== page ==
September Issue 2009
The Two Faces of Jihad
The Punjabi jihadis are different from their counterparts in FATA: the former are comparatively more educated. There are many, such as Maulana Masood Azhar, who were educated in the Banuri town madrassa in Karachi and completed their dars-e-nizami — an eight-year course in religious ideology that inculcates the significance of jihad in the pupil. There is a constant flow of students from religious seminaries in South Punjab to Karachi. There are also those who have a secular education and are given responsibility for further education or conversion, and not just jihad. Additionally, there is also a reverse flow of militant religious scholars from South Punjab to other parts of the country. A prime example is Lal Masjid’s Maulana Abdul Aziz Ghazi and his wife, who hail from Dera Ghazi Khan.
Besides being relatively more educated, the Punjabi jihadis are also distinguishable from the Pashtoon jihadis in terms of their style of fighting. A lot of the fidayeen (suicide bombers) come from the Punjab and are reputed to be much more brutal in their handling of victims. Frontier Governor Owais Ghani says some of the more ferocious commanders of the Taliban forces in Waziristan and Swat are South Punjabi jihadis and are much more difficult to crack than their Pashtoon counterparts. They have no emotional ties with people up north, he states, and are mainly ideology-driven, just like their Arab and Uzbek brothers-in-arms. So, as one freelancing jihadi confided, Uzbeks chop off a victim’s head with extreme precision and fight with an enviable commitment. The Punjabi jihadis want to avenge the rape of Muslim women in Chechnya, Bosnia, Palestine, Kashmir and Afghanistan by waging a war against non-Muslims. Militant groups show films of the killing of Muslims in these conflict zones and the rape of women to draw potential warriors. The preachers assure the fighters that a holy war is not only sanctioned by Islam but is a must for every able-bodied Muslim male.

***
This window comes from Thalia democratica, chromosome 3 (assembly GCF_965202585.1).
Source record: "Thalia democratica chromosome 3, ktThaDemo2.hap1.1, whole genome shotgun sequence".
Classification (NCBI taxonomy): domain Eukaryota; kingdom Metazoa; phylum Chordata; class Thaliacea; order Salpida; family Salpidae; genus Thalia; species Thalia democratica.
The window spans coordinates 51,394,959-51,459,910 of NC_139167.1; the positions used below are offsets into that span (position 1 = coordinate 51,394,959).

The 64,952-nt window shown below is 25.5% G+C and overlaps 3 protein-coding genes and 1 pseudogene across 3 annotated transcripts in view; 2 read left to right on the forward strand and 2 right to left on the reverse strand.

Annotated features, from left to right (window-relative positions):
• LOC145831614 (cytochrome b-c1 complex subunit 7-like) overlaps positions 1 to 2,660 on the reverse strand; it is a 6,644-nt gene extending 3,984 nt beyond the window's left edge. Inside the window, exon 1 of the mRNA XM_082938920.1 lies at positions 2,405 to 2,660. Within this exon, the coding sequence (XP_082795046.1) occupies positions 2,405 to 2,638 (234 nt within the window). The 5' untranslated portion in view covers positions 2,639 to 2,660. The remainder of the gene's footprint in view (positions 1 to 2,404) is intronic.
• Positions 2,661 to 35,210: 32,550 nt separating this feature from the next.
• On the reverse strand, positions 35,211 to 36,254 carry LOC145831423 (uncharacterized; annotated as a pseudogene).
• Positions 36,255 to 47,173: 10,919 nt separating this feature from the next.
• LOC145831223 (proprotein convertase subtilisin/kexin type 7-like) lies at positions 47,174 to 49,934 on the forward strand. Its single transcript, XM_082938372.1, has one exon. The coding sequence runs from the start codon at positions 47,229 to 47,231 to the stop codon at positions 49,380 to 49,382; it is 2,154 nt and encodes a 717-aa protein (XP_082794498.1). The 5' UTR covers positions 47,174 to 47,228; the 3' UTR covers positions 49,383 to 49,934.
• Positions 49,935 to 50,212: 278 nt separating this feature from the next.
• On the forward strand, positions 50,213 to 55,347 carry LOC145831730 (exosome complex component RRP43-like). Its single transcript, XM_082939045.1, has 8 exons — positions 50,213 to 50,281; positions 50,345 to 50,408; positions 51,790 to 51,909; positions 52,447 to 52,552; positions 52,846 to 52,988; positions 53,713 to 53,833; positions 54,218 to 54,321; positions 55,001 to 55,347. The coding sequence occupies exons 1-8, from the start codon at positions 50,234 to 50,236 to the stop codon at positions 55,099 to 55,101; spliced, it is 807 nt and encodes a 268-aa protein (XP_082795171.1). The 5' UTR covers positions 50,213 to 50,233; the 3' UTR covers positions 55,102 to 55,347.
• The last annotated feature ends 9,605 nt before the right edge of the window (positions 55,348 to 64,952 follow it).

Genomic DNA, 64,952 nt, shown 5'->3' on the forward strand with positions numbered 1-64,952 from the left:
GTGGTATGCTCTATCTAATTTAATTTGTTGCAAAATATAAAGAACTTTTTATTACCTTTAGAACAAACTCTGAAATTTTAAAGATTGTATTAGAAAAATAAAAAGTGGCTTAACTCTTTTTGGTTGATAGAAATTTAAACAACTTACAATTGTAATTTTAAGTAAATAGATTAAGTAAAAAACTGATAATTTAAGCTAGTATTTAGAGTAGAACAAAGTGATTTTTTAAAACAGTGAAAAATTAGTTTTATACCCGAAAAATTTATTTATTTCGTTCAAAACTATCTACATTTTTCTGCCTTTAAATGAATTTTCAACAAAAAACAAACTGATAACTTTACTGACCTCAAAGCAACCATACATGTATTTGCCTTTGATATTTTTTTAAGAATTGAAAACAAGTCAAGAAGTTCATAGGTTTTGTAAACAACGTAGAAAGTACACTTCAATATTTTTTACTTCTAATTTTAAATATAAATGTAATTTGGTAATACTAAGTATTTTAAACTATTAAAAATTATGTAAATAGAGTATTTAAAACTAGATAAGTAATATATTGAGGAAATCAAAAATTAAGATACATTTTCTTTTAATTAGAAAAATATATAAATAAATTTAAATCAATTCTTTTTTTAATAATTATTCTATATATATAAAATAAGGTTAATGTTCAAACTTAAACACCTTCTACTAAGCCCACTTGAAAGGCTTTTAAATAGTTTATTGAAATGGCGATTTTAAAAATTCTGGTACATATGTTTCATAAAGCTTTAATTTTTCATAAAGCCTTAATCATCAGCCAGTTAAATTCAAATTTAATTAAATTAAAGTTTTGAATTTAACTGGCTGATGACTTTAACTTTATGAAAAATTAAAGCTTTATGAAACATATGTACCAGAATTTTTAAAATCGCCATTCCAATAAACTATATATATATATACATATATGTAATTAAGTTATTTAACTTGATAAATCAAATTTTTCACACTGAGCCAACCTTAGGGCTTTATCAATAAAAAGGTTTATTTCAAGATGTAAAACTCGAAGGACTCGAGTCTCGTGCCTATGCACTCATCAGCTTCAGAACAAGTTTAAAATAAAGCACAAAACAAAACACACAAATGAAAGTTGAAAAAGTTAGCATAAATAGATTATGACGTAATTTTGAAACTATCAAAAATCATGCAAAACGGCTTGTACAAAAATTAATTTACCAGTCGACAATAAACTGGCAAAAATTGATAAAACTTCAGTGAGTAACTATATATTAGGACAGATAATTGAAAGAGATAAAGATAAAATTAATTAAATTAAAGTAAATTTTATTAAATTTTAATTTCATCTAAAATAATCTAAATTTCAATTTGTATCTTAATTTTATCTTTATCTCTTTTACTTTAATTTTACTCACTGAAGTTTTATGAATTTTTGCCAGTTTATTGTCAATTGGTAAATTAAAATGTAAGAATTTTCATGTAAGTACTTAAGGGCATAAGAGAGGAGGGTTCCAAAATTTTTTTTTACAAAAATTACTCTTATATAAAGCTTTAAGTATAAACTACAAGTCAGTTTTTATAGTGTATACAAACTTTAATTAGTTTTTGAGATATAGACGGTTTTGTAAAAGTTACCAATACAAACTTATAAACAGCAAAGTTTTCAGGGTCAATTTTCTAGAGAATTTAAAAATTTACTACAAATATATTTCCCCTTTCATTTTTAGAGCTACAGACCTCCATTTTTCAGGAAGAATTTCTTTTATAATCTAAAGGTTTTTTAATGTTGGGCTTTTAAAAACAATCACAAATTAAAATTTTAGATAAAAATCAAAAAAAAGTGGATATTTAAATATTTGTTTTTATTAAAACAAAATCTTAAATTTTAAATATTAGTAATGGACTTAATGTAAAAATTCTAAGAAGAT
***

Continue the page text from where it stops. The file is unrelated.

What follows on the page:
So, it does not really matter that the territories mentioned above are not connected with the immediate social reality of the fighters. Unlike the Pashtoons, the South Punjabis are not motivated to wage war because they have lost one of their own in the war on terror. Instead, they are willing to give up their lives (or offer others in their family) because they are highly motivated about higher, selfless causes. Jihad provides an immediate sense of empowerment to people who now begin to see themselves as being capable of helping helpless women in far away lands. Those who are sent are even given Arab names to inculcate in them a sense of history.
This post is part of a bigger article: see Terror’s Training Ground.
The writer is an independent social scientist and author of Military Inc. She tweets @iamthedrifter